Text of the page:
The first Gospel, written by one of the least conspicuous of the twelve apostles, is a book of primary importance. Dr Hendriksen's massive commentary soon reveals why this is so, and why, for the author, the reading of Matthew ‘at one sitting is a thrilling experience. The book is simply irresistible.'
While holding that the purpose of Matthew's Gospel was ‘fully to win the Jews to Christ,' Dr Hendriksen does not find the Gospel's most distinctive feature in Christ's kingship. Rather it is seen in the prophetic emphasis, in the plan of God's grace revealed in the Messianic predictions of the Hebrew Scriptures (forty of which Matthew uses), and now shown to be realized in history.
More than this, the Gospel holds forth Christ himself as the Chief Prophet (Matt. 17:5). So among the first three Gospels it is to Matthew that one must turn for Christ's great discourses. ‘Whatever parallels the other Gospels contain, it is the former publican who has given us this material in its fullest and most organized form.' Matthew gives us not only the Sermon on the Mount, but the seven ‘kingdom' parables, the rules for church discipline, the seven woes denounced upon Pharisees and scribes, and Christ's vivid and detailed prophecy of the future of Jerusalem, the church and the world. The majestic portrayal of the final judgment provides the grand climax of Christ's prophetic ministry.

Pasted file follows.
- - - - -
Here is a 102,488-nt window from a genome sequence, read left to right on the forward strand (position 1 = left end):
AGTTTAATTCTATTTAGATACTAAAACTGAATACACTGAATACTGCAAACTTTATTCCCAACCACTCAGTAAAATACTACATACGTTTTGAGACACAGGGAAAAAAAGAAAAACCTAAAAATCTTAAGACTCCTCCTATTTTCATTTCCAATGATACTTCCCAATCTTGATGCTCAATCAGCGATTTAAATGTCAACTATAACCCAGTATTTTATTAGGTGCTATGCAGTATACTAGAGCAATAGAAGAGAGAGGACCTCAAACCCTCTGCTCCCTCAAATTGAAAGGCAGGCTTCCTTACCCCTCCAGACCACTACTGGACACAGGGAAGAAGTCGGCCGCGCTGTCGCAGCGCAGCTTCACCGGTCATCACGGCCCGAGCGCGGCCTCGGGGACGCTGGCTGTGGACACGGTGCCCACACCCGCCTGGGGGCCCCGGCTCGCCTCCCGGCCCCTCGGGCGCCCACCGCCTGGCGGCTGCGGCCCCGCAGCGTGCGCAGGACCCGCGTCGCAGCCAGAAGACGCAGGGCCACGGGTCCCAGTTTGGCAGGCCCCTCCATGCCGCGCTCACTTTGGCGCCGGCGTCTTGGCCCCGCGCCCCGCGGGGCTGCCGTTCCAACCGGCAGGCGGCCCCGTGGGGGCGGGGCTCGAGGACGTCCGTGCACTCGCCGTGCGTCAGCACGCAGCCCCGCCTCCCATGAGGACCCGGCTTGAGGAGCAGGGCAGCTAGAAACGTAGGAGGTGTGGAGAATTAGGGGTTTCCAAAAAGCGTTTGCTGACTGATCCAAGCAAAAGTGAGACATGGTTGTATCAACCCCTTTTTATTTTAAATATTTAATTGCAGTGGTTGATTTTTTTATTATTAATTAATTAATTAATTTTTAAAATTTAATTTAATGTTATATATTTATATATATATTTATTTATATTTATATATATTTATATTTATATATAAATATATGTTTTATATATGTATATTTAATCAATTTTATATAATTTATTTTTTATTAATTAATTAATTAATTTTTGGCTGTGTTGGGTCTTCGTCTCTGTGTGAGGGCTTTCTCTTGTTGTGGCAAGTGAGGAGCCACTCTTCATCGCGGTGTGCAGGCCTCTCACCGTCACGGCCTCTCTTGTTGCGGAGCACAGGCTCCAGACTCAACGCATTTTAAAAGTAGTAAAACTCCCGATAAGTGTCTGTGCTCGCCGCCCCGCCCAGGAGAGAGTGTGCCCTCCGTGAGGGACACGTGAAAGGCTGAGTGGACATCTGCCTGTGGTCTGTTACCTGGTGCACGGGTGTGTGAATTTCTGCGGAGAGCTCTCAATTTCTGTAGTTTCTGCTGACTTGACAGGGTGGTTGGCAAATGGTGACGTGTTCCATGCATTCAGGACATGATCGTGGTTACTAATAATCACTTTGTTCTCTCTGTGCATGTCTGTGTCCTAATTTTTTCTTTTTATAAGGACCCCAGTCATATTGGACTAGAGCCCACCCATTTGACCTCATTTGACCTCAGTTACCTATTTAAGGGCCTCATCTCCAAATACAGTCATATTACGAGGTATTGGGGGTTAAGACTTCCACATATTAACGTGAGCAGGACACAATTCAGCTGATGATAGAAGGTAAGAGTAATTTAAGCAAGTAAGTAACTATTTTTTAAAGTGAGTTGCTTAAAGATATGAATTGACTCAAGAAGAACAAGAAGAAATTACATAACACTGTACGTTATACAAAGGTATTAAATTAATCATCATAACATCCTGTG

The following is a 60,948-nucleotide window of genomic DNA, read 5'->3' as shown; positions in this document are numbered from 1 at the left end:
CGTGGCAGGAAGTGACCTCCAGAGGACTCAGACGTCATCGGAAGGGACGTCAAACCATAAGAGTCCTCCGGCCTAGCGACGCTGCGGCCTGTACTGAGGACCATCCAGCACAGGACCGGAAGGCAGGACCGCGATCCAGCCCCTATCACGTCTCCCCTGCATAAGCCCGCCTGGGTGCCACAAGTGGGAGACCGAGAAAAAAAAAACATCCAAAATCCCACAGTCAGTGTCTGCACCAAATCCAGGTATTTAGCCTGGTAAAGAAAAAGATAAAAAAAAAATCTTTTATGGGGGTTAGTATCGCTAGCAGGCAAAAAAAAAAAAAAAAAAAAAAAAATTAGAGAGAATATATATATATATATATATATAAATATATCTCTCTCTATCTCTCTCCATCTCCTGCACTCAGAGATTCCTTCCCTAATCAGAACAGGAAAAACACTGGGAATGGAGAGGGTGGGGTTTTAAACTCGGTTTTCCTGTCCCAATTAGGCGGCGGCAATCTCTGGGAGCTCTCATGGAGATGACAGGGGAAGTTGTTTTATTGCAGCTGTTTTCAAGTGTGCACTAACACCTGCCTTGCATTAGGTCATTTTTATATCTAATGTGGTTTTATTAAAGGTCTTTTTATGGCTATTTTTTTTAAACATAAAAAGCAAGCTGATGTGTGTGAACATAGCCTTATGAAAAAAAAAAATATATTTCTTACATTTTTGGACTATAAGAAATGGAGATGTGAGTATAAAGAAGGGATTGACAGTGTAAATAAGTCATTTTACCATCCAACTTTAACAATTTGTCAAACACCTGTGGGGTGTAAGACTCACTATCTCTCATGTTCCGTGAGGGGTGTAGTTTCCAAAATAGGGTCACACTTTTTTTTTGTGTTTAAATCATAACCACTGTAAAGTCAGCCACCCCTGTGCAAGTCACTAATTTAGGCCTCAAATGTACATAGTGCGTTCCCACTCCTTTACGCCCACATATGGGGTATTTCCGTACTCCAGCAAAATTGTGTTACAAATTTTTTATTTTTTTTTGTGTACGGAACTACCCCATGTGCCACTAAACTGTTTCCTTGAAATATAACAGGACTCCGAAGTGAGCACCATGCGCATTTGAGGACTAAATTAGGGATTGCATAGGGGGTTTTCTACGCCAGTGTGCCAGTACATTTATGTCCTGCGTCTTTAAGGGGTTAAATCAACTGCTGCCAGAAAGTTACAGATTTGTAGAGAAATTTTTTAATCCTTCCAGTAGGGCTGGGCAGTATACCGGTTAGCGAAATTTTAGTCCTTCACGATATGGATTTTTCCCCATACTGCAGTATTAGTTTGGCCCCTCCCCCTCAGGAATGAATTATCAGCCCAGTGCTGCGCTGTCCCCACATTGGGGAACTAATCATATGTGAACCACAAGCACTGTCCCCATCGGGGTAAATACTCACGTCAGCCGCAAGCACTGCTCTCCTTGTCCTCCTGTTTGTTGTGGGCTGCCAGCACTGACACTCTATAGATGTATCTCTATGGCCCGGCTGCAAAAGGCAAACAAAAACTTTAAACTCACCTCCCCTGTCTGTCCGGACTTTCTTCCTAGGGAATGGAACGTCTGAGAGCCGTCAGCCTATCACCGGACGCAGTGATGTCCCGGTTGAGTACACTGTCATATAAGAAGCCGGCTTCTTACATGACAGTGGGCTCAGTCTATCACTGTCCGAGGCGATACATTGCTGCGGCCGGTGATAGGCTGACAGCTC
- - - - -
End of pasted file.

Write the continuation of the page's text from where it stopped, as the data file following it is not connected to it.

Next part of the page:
The commentary on the text is preceded by one hundred pages of Introduction in which Dr Hendriksen deals with the ‘synoptic problem.' Dating the Gospel at around A.D. 63-66, he shows the ineffectualness of the attempted liberal ‘reconstruction' of the Gospel history.
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